It is believed that the smaller lobate ice sheets on the west were the first to melt away. As the retirement of the Buzzards Bay glacier left that region open, the waters from the waning Cape Cod Bay glacier spilled across the base of. the Cape and excavated that natural valley which is now followed by the Canal. Later, as the ice in Cape Cod Bay waned, the waters from the South Channel glacier swept across the lower Cape, dug the valleys already described, and shaped the broad plains of Nauset with their wandering outflows.

For the sake of clearness we have kept in the background the fact that the glacial history of the Cape is not so simple as it might appear. We have been dealing with what is known to glacialists as the Wisconsin invasion, which was the latest of several great episodes of the glacial period taken as a whole. With greater or less depth these later deposits cover most of the Cape, but below these more recent accumulations, are exposed older beds of clay, sand and gravel, belonging to earlier invasions or to interglacial intervals.

These older deposits are revealed by borings, as for wells; in some of the shore cliffs, and in clay pits, such as are found at the brick yards of West Barnstable. Many visitors have seen these older deposits in the splendid cliffs at Highland Light. Most conspicuous are the massive and tough clays, known there as the Clay Pounds, as they stand carved by wave and rain wash into the spurs and gullies which give to the great amphitheater there such an aspect of wild nature. Below these clays and above the recent sands of the beach, the observant visitor will see basal spurs of coarse gravel, so old that the pebbles are cemented into a conglomerate and rusted with the leaching and oxidation to which the materials have long been subject. It may be well believed, indeed, that the time that passed between the deposit of these gravels, and the making of the later moraines of the Cape, was many times longer than the span that brings us from the later ice to the present time.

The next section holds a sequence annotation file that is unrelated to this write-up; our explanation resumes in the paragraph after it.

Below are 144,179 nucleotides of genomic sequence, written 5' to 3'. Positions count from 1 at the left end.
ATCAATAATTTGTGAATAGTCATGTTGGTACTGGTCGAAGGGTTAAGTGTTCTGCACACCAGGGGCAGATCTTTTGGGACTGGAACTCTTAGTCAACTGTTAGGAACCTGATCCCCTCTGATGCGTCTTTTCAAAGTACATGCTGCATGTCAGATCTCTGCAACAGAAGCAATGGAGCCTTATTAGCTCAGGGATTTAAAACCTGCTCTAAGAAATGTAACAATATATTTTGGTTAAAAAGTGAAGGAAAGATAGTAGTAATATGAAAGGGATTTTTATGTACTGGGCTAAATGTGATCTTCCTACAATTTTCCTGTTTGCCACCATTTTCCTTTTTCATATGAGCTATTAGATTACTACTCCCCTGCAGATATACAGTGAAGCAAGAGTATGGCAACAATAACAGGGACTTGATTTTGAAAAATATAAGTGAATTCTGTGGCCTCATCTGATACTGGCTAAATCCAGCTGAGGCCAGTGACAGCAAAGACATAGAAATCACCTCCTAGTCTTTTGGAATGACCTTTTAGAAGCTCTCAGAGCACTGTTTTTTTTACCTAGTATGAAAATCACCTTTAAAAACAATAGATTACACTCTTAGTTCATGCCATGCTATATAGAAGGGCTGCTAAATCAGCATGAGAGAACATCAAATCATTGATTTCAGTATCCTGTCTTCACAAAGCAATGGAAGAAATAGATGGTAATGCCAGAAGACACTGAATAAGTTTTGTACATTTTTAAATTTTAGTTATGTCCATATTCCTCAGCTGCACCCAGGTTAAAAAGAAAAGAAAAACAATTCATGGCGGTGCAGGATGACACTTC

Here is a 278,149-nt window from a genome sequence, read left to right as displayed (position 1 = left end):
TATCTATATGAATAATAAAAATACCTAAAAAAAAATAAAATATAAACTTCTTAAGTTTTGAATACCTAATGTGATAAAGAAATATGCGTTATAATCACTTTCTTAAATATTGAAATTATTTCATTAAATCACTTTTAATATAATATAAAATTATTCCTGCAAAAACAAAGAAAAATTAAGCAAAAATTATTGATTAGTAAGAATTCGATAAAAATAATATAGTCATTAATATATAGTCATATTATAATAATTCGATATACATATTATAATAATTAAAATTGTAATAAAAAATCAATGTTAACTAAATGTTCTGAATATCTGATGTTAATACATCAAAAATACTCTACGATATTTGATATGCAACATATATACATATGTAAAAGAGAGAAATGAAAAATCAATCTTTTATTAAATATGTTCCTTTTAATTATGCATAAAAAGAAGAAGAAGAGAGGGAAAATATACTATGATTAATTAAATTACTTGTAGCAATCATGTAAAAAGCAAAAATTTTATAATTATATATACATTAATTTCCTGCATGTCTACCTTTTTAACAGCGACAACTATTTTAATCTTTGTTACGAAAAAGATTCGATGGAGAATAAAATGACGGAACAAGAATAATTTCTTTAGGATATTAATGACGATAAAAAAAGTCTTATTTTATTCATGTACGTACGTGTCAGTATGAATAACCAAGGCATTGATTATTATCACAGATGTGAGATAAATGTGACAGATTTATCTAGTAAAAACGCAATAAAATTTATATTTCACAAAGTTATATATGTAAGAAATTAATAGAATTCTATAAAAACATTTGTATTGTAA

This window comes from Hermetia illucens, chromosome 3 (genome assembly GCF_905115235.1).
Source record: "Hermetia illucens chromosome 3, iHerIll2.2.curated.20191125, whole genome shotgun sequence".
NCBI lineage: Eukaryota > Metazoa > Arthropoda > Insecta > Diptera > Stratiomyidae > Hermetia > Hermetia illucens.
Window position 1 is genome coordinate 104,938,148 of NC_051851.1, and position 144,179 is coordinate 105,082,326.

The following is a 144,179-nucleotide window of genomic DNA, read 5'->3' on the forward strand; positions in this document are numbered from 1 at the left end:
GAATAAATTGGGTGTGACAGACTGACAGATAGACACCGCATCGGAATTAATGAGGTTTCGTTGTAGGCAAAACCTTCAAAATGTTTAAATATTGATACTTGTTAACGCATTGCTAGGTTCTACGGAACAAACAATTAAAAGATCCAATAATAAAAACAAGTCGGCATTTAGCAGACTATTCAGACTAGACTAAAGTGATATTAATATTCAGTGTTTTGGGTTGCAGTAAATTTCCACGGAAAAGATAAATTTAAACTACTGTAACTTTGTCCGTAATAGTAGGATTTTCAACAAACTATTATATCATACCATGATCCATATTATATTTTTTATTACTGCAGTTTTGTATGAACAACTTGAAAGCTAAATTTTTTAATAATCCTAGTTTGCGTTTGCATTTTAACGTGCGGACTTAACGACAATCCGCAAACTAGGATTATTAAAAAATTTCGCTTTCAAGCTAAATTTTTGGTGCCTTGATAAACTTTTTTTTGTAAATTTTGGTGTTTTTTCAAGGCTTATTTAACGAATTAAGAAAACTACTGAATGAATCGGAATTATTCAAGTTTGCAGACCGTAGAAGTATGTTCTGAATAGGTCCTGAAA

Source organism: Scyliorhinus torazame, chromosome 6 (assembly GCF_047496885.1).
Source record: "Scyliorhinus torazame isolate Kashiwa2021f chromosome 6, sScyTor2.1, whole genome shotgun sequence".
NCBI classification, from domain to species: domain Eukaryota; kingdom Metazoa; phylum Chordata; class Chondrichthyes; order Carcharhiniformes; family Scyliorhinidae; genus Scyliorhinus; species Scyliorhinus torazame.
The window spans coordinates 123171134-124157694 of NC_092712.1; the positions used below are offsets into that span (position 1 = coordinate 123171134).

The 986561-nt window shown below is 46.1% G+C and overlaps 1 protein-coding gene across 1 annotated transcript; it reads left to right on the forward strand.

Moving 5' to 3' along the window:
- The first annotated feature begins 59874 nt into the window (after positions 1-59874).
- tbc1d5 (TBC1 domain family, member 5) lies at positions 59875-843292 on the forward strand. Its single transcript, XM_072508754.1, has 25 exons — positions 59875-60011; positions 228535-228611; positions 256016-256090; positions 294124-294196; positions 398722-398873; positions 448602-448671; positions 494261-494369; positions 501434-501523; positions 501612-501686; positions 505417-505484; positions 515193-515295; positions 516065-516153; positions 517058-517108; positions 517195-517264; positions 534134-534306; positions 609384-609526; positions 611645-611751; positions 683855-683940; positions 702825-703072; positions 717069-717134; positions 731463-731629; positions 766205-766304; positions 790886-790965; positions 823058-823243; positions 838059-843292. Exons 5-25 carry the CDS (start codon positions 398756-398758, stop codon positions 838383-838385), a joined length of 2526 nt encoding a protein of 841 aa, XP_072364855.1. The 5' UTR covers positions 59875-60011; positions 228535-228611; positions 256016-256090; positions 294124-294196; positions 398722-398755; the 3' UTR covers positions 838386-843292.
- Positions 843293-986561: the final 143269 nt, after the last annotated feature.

Few results of the glacial invasion, first and last, have raised so many queries as the erratic masses of rock that are found far from their parent beds. Such drift boulders are conspicuous on many parts of the Cape, especially on the heights and slopes of the morainic ridges. They are common on the great hill belt from Falmouth to Sandwich and from Sandwich to Orleans, and on the inner or northern slopes of the latter section. This is what the glacialist calls the ice-contact, that is the slope that faced the ice as it melted away in retreat.

“Bearden” patches of great boulders occur in the hill forests of the Beebe estate west of Falmouth village and such a bunching of boulders in Pocasset is locally known as the Devil’s Den. Enos rock on the Nauset moraine in Eastham is thirty-four feet long. A boulder ten or twelve feet long lies by the roadside on the right as one approaches High-land Light and from it the adjacent hotel cottage is called “The Rock.” From these sup-plies of the coarser drift must have been taken the granite “for exportation” as described by the annalist of Falmouth. Myriads of smaller pieces lie in the gravels everywhere, migrants from the region of the Merrimac, from all northern New England, and from the foundations of eastern Canada.

The shortest journey on the Cape flashes on the eye a vision of blue waters framed in forest green. Back from the ocean, nothing else is so characteristic of the Cape as its lakes, and this is equally true of all of the Old Colony which lies in Plymouth County. Someone has said that one could, in the town of Plymouth, camp by a different lake every night in the year. This can hardly be true, but if county instead of town were named, it could probably be done. The topographic map, drawn with contours for altitude and showing the country on a scale of one inch to the mile, records one hundred and twenty-three lakes in the town of Plymouth and it is quite certain that the topographer missed some of the smaller ponds, hidden as they commonly are, by a complete encirclement of forest.